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- Quinnipiac men’s basketball moves to .500 with win over Lafayette
- No. 8 Quinnipiac men’s ice hockey upsets No. 1 UMass, 4-0
- Cramped cramming
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- Phi Gamma Delta fundraises money for victims of California wildfires
- Former Quinnipiac President John Lahey awarded for service to Ireland
- Triumph out of tragedy
- MEMEingful past
Pollard shows leadership beyond track world
An American flag flies proudly above Quinnipiac University’s campus every day. However, the flag that flew on Sept. 22, during the track team’s annual Quinnipiac Invitational, carried special significance.
That flag flew above campus at the request of former track standout Peter Pollard. Less than two months earlier, the flag had flown outside a United States military base in Afghanistan, where Pollard serves as a First Lieutenant in the United States Army.
Head men’s and women’s track coach Shawn Green said that he watches the news differently knowing that one of his former runners is serving in Afghanistan.
“It gives you a direct tie to what’s going on over there,” he said.
Pollard is from Wrentham, Mass. He transferred to Quinnipiac from Northeastern at the beginning of his junior year. He ran with distinction at Quinnipiac for three years, staying through earning a graduate degree in 2003.
Pollard holds the Quinnipiac indoor record in the 1000-meter distance with a time of 2:29.75 seconds. He was the first IC4A qualifier in the history of Quinnipiac Track.
Green described Pollard as specializing more in track events than cross country events, although he was strong in both. Green mentioned the 3000-meter steeplechase as another strong event of Pollard’s.
Pollard also brought intangibles to Quinnipiac track.
“He was the guy that kept the mood light on the team,” Green said. Green also praised Pollard’s leadership skills.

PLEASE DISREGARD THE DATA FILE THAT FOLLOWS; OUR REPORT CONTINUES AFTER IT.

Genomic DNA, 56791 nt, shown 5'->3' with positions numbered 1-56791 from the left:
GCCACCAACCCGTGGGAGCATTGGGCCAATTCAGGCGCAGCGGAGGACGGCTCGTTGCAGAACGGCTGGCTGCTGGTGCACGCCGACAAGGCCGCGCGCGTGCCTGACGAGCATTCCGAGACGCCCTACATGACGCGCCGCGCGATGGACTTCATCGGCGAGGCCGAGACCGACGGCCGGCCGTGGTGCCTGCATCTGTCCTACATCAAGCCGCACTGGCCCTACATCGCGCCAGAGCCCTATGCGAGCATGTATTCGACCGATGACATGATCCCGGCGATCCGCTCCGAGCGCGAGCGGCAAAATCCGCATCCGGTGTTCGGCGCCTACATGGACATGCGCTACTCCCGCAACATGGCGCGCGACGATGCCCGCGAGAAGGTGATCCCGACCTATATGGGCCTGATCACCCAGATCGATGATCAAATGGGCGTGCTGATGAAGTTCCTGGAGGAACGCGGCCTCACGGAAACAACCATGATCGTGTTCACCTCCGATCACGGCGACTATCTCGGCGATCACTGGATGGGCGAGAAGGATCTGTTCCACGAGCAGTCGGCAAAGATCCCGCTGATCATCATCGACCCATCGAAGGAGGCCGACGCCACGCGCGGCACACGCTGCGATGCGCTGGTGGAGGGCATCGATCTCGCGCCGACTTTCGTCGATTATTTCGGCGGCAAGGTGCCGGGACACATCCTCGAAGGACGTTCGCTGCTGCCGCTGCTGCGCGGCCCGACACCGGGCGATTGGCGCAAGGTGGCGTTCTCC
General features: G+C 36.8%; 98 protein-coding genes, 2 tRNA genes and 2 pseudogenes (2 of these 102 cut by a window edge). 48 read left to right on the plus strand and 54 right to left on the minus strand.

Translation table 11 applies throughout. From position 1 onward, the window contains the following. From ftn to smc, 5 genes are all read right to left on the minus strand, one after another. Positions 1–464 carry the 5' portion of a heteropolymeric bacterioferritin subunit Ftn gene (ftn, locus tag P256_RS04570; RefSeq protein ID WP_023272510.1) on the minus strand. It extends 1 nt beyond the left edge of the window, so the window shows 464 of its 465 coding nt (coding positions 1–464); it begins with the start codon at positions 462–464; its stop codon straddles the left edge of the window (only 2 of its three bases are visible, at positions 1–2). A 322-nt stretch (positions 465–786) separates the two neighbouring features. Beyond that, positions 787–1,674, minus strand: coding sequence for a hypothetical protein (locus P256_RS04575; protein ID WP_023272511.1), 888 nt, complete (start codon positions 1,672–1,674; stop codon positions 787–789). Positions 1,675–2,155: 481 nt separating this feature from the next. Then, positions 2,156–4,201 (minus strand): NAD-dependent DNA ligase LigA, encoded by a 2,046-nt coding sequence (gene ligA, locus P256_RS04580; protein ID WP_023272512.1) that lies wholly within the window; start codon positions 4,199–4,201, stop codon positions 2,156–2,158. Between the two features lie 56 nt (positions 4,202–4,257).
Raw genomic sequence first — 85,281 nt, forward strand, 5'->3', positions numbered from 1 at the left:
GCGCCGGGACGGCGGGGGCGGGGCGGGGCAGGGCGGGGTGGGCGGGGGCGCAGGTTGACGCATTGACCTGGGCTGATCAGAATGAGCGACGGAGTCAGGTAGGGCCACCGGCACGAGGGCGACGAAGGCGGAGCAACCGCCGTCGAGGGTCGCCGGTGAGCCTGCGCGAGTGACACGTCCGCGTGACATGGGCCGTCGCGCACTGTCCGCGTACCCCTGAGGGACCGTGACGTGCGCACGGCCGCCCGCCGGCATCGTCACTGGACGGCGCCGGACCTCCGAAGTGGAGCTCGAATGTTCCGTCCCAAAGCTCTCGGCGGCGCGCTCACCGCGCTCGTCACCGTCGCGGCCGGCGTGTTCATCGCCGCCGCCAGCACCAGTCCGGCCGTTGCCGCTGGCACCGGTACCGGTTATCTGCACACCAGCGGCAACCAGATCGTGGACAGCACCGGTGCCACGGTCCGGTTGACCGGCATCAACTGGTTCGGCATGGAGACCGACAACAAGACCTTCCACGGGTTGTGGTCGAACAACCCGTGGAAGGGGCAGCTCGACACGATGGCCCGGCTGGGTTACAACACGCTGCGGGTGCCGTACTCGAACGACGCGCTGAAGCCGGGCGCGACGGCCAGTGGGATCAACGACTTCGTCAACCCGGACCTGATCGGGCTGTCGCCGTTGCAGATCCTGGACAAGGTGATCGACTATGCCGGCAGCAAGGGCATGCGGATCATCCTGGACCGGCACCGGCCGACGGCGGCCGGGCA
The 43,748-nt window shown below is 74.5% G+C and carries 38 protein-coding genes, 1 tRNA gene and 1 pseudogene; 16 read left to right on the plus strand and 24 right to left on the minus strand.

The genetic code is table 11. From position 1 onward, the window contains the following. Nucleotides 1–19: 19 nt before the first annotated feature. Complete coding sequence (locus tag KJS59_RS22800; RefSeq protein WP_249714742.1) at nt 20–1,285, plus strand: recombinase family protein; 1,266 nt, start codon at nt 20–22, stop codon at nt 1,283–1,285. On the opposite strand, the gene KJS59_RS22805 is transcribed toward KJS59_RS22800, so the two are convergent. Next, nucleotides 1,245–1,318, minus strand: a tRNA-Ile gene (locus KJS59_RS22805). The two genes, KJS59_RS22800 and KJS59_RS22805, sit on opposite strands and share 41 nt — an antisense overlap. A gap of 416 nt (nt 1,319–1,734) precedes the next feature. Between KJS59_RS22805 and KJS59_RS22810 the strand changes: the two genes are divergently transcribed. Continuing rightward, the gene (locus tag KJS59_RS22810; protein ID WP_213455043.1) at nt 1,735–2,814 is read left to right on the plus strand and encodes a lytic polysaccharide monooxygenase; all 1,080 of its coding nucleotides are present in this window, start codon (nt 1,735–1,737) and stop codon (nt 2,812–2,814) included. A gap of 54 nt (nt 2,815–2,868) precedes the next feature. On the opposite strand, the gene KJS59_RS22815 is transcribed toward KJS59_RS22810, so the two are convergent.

Throughout his time at Quinnipiac Pollard did have disagreements with Green. “We didn’t always see eye to eye,” Green said.
Any tension apparently waned as Pollard sent the flag along with a letter illustrating his appreciation for Green’s efforts. The flag currently resides on Green’s desk.
“When you’re being challenged, you don’t always appreciate it, but later in life hopefully it pays off,” Green said.
According to Green, Pollard’s path to the military began with Army ROTC training at Northeastern. He arranged to continue his ROTC training through commuting to UConn regularly while at Quinnipiac.
After completing his ROTC training, Pollard entered the reserves. The military eventually called his reserve unit to active duty.
Pollard and his new teammates will remain in Afghanistan until the spring of 2007. Pollard married his wife Jessica shortly before his deployment to Afghanistan this year.
As Pollard’s flag was raised during the Quinnipiac Invitational, a ceremony reflected the university’s appreciation for his service to the United States.
“I thought the ceremony was a nice way to honor what he and all of our other soldiers are doing,” Green said.